Armie Hammer and Nate Parker in The Birth of a Nation (Photo: Fox Searchlight)
THE BIRTH OF A NATION
*** (out of four)
DIRECTED BY Nate Parker
STARS Nate Parker, Armie Hammer
Now as always, it’s important to separate the artist from the art, although in the case of Nate Parker and his motion picture The Birth of a Nation, that’s often difficult to do. In 1994’s Bullets Over Broadway, a scandal-plagued Woody Allen has one of his characters declare that “An artist creates his own moral universe.” Great movie, ludicrous and self-serving line. And now, Parker and co-scripter Jean Celestin, both at the center of controversy for the college rape of a girl who then suffered from depression and committed suicide years later (Parker was acquitted while Celestin was initially convicted before being acquitted as well), have made sure to include the scene where Nat Turner offers forgiveness and baptism to a white man seeking to atone for all his past sins. “I forgive you” is the message to the man from Turner. “I forgive myself” is Parker’s message to himself.
The Birth of a Nation is problematic in other ways as well. It tells the story of Turner from his childhood to his execution, and it details how this man (played as an adult by Parker himself) who initially was rented out by his owner (Armie Hammer) to quote from the Scriptures in an effort to assuage unruly slaves later found Biblical words to support his growing belief that the atrocities being committed against blacks needed to be stopped by any means necessary. Historical record asserts that his decision to lead an uprising stemmed wholly from his belief that it was a mandate from God, yet in the movie, it’s turned into a Death Wish scenario, with Turner largely motivated by the rape and beating suffered by his wife Cherry (a fine turn by Aja Naomi King) at the hands of white crackers (a second slave, one played by Gabrielle Union, also gets raped and triggers Turner’s rage). Employing a non-documented rape for this purpose is, at best, queasy and tone-deaf and, at worst, heinous and insensitive. And while the picture shows Turner’s army slaughtering scores of white men and even some women, it’s careful not to show any children getting murdered, even though several were. It’s an understandable omission, but also a misleading one.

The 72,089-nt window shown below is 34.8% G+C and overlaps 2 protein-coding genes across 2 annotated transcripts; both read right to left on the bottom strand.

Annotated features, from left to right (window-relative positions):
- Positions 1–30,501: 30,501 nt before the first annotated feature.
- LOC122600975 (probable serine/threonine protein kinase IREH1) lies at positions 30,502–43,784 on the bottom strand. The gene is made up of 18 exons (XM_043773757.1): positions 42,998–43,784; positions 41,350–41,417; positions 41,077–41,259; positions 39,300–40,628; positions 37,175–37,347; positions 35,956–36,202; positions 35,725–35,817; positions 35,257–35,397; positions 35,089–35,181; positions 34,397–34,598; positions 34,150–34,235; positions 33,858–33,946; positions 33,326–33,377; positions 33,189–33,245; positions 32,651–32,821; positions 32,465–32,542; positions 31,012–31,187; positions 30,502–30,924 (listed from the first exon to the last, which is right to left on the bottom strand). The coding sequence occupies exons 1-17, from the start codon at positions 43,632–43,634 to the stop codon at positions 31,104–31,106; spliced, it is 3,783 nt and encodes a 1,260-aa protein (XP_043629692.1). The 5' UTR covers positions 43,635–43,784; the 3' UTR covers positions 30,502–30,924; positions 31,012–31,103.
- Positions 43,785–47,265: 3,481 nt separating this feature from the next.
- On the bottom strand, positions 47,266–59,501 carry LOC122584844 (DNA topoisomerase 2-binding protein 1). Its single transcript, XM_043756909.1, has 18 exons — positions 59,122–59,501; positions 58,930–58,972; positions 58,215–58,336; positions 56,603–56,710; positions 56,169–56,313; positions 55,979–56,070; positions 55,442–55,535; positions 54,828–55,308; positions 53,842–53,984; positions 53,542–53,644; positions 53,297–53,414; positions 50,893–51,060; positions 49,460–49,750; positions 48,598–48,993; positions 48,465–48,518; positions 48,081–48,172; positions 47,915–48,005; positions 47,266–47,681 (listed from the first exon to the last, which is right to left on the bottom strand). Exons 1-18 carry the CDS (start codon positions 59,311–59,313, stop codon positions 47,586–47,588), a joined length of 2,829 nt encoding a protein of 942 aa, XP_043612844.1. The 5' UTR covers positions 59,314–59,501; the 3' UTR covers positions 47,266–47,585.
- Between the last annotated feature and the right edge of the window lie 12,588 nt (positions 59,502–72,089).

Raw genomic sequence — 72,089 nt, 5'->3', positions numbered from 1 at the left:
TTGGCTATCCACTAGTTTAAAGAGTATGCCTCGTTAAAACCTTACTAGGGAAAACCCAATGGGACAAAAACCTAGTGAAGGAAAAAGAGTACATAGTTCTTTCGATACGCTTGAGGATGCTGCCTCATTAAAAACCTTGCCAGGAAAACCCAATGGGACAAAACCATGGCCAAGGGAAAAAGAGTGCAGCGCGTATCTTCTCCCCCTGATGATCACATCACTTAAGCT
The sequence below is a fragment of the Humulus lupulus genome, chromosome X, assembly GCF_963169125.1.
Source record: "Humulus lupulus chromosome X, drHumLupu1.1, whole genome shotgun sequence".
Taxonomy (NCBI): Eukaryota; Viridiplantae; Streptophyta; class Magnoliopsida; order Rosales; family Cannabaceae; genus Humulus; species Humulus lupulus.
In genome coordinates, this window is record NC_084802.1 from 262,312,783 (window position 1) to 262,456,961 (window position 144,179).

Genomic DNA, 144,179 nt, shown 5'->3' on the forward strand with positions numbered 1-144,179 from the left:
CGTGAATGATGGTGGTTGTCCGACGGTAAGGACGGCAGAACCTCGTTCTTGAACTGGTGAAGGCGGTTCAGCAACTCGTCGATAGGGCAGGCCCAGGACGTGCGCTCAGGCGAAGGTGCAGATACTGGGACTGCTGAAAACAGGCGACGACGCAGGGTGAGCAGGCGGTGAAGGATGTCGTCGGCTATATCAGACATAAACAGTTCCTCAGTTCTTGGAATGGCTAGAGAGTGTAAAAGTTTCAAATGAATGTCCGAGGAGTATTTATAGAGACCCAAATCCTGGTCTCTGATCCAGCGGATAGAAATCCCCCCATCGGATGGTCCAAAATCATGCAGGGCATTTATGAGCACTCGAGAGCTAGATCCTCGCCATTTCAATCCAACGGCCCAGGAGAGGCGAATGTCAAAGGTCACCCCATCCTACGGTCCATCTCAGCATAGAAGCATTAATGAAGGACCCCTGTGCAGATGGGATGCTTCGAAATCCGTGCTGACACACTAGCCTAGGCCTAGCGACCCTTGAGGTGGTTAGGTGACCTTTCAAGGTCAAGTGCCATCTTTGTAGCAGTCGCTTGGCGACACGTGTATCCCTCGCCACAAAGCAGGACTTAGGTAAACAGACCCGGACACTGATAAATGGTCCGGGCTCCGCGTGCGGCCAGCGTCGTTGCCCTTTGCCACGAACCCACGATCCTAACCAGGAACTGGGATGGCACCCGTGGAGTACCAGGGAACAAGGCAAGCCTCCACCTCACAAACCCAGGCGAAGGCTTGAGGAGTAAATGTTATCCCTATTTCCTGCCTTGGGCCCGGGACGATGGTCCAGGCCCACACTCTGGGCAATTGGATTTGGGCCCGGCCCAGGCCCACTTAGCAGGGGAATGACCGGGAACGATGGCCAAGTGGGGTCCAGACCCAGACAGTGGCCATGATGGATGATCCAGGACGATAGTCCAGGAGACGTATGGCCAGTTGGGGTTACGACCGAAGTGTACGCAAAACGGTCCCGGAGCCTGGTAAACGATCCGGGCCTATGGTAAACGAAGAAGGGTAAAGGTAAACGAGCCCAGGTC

And yet, to deny the power and importance of The Birth of a Nation as its own entity would be equally misleading. While not in the same class as the excellent, Oscar-winning 12 Years a Slave, this picture nevertheless has plenty of merit, starting with a title that brilliantly recalls the one for D.W. Griffith’s 1915 racist opus and throws it back in its face. It’s a film that’s about as subtle as a sledgehammer to the groin area, and yet its righteous anger helps rather than hinders the piece, particularly in the ghastly sequences in which Turner stands by helplessly as enormous evils are committed against his fellow sufferers (the “dental” scene is almost unwatchable). Production values are top-notch, with the camerawork by Elliot Davis particularly worthy of praise: Displaying remarkable range, the d.p. traffics in dark, dour shots that suit the material but then also tosses in some sequences of notable beauty and grace.
Most crucially, though, this is a movie for the here and now, a document that nicely supports the BlackLivesMatter movement (and throws shade on the AllLivesMatter nonsense; sorry, the lives of those who still think like the vicious slave owners showcased here do not matter). Once the rebellion is quelled and whites start slaughtering blacks by the dozens (even ones who had nothing to do with the uprising), Cherry cries, “They’re killing people everywhere, for no reason but being black” — a chilling line in an era in which black males are being systematically gunned down at an alarming rate. Nate Parker may be a vile and unrepentant abuser, but whatever one thinks of the messenger, the delivered movie is worthy of attention. Now, whether you want to support his career through ticket sales is entirely up to you.